Pain in children and youth with CP is reported in the literature by 14% to 73% of caregivers and in 60% of subjects who can self-report.4–6 Kennes et al6 reported on quality of life of a community-based sample of 408 children with CP aged 5 to 10. The pain subset of these data showed that 9.6% had pain that limited their daily activities. A subsequent study on 230 of these subjects in adolescence showed a significant association between intensity of pain and interference with activities.7 One smaller study on 77 ambulatory children with CP found that 33% were limited by their pain.8 Presently, no studies exist focusing on the impact of pain on activities and participation in children and youth with CP across a broad range of age and motor abilities (ambulatory and nonambulatory).
One of the major problems in identifying pain in individuals with CP is the heterogeneity of possible contributors to pain.9 Parkinson et al5 found that risk factors for pain in this population include severity of motor impairment, seizures, and parental unemployment. No published work has focused on evaluating clinical causes of pain; such work would provide clinicians with information on the sources of pain to help prioritize investigations and treatments.
Regardless of the challenge, physicians aim to correctly identify and treat pain; however, no data exist surveying the accuracy of physician assessment of the presence of pain in children and youth with CP. In a study of nonverbal patients, Stallard et al10 found that 67% of participants had moderate to severe pain, yet none were receiving active treatment. This underrecognition and undertreatment of pain may limit participation and negatively affect quality of life.2,3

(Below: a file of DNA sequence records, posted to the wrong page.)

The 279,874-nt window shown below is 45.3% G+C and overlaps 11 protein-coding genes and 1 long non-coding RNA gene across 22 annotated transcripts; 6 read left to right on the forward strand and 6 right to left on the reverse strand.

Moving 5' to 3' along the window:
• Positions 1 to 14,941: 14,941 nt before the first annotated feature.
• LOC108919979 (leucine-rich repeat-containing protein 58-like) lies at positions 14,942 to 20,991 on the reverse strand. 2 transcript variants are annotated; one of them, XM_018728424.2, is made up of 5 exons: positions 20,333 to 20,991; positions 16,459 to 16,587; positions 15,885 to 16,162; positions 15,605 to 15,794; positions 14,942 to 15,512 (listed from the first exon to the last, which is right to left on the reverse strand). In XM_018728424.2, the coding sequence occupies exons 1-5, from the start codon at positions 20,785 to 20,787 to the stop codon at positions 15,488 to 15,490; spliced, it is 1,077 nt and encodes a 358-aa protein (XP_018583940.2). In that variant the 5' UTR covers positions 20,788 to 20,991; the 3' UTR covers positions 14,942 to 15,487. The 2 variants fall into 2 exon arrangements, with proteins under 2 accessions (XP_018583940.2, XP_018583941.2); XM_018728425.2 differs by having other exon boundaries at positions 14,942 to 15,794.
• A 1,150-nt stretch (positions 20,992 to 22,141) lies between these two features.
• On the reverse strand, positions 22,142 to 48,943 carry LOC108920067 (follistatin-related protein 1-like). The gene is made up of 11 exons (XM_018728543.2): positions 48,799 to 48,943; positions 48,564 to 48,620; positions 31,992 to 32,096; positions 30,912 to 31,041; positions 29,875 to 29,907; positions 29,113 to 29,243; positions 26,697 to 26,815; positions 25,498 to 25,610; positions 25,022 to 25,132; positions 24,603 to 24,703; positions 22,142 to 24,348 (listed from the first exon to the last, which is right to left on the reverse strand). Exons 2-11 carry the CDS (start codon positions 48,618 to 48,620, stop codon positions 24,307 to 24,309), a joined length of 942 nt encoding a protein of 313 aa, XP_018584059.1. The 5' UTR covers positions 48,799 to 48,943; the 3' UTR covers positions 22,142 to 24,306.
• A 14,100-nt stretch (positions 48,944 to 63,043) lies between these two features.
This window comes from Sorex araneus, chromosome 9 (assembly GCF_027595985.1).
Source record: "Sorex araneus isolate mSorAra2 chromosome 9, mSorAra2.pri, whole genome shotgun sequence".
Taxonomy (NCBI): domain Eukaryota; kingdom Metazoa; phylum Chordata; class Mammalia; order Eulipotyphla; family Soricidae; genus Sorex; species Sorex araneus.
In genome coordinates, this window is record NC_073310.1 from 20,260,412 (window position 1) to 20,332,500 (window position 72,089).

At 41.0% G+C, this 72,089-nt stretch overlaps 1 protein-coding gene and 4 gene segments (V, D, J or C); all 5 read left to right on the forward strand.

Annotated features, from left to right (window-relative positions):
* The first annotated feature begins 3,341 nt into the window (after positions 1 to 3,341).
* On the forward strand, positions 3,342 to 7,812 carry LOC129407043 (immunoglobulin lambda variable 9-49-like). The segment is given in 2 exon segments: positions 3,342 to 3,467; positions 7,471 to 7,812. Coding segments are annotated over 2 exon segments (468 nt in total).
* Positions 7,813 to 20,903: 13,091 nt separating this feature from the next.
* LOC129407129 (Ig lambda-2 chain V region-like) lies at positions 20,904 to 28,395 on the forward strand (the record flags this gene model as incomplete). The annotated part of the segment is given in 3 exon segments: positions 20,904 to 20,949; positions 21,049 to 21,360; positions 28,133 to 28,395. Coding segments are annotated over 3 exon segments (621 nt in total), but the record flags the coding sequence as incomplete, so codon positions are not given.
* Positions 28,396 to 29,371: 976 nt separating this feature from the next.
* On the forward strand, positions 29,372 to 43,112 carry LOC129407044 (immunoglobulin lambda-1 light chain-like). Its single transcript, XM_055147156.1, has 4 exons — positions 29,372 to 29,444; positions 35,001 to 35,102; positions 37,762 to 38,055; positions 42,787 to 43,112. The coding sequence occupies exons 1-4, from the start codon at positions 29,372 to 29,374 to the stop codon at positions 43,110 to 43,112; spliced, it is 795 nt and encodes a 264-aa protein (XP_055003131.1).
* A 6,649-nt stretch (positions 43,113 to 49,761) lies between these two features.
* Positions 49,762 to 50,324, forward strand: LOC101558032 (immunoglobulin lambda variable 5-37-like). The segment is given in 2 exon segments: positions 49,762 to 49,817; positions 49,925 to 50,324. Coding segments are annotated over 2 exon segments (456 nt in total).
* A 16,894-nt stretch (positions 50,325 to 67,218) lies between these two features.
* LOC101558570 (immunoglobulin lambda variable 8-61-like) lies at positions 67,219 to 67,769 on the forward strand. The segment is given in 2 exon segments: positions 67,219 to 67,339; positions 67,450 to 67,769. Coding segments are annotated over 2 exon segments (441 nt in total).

The primary objectives of this study were to determine the impact of pain on activities and to identify the physician-identified causes of pain in an outpatient population of children and youth with CP. Secondary objectives included assessing the concordance between physician and caregiver reports of pain, and examining the relationship between pain and age and pain and gross motor capabilities as measured by the Gross Motor Function Classification System (GMFCS).11
The study design was cross-sectional. Ethical approval for this study was obtained from the Holland Bloorview Research Ethics Board and participants and/or their caregivers provided written informed consent.
Participants and Procedures